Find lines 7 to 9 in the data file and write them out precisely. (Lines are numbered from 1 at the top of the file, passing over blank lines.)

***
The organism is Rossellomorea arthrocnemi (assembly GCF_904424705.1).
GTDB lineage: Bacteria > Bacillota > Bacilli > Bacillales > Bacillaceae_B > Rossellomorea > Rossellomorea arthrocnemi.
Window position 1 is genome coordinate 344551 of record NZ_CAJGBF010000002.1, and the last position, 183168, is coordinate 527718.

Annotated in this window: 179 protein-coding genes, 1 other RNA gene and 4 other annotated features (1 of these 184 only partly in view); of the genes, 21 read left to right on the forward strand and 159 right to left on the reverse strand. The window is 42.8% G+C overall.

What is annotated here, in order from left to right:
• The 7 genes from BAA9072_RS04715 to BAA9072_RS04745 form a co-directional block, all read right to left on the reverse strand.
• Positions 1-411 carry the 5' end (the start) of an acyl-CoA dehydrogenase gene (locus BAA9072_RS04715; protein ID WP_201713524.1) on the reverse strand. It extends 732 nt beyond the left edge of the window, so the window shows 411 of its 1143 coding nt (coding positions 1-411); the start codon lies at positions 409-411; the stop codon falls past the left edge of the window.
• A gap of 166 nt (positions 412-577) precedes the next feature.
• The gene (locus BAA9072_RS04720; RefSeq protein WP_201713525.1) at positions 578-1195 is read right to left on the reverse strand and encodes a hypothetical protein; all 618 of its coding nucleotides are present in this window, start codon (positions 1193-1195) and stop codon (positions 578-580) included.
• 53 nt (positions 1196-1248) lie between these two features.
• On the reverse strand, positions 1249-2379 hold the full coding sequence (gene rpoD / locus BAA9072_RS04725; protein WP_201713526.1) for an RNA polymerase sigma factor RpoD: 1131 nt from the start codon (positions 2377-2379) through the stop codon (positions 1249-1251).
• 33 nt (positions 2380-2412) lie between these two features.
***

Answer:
• Positions 1-411 carry the 5' end (the start) of an acyl-CoA dehydrogenase gene (locus BAA9072_RS04715; protein ID WP_201713524.1) on the reverse strand. It extends 732 nt beyond the left edge of the window, so the window shows 411 of its 1143 coding nt (coding positions 1-411); the start codon lies at positions 409-411; the stop codon falls past the left edge of the window.
• A gap of 166 nt (positions 412-577) precedes the next feature.
• The gene (locus BAA9072_RS04720; RefSeq protein WP_201713525.1) at positions 578-1195 is read right to left on the reverse strand and encodes a hypothetical protein; all 618 of its coding nucleotides are present in this window, start codon (positions 1193-1195) and stop codon (positions 578-580) included.